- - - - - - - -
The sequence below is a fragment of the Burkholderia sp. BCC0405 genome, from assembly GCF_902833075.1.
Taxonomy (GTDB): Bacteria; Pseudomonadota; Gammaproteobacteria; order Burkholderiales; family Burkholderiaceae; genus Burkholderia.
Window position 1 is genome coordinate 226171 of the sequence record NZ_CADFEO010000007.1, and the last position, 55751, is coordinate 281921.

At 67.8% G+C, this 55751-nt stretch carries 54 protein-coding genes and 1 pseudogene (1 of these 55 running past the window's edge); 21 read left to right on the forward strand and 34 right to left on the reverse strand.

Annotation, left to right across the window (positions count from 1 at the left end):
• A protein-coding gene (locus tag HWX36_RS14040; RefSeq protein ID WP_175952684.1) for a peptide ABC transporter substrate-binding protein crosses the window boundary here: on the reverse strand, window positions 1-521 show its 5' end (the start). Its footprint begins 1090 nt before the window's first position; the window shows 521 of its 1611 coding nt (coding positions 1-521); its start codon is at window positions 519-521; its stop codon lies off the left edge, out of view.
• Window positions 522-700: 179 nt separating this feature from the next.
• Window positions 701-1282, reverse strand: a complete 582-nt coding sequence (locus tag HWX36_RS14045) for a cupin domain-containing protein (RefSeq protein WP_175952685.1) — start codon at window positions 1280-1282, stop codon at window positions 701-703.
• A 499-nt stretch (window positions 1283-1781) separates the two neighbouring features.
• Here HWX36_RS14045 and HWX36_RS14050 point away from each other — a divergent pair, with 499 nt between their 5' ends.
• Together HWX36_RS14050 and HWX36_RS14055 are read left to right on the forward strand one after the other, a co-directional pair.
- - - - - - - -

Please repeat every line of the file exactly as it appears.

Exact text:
The sequence below is a fragment of the Burkholderia sp. BCC0405 genome, from assembly GCF_902833075.1.
Taxonomy (GTDB): Bacteria; Pseudomonadota; Gammaproteobacteria; order Burkholderiales; family Burkholderiaceae; genus Burkholderia.
Window position 1 is genome coordinate 226171 of the sequence record NZ_CADFEO010000007.1, and the last position, 55751, is coordinate 281921.

At 67.8% G+C, this 55751-nt stretch carries 54 protein-coding genes and 1 pseudogene (1 of these 55 running past the window's edge); 21 read left to right on the forward strand and 34 right to left on the reverse strand.

Annotation, left to right across the window (positions count from 1 at the left end):
• A protein-coding gene (locus tag HWX36_RS14040; RefSeq protein ID WP_175952684.1) for a peptide ABC transporter substrate-binding protein crosses the window boundary here: on the reverse strand, window positions 1-521 show its 5' end (the start). Its footprint begins 1090 nt before the window's first position; the window shows 521 of its 1611 coding nt (coding positions 1-521); its start codon is at window positions 519-521; its stop codon lies off the left edge, out of view.
• Window positions 522-700: 179 nt separating this feature from the next.
• Window positions 701-1282, reverse strand: a complete 582-nt coding sequence (locus tag HWX36_RS14045) for a cupin domain-containing protein (RefSeq protein WP_175952685.1) — start codon at window positions 1280-1282, stop codon at window positions 701-703.
• A 499-nt stretch (window positions 1283-1781) separates the two neighbouring features.
• Here HWX36_RS14045 and HWX36_RS14050 point away from each other — a divergent pair, with 499 nt between their 5' ends.
• Together HWX36_RS14050 and HWX36_RS14055 are read left to right on the forward strand one after the other, a co-directional pair.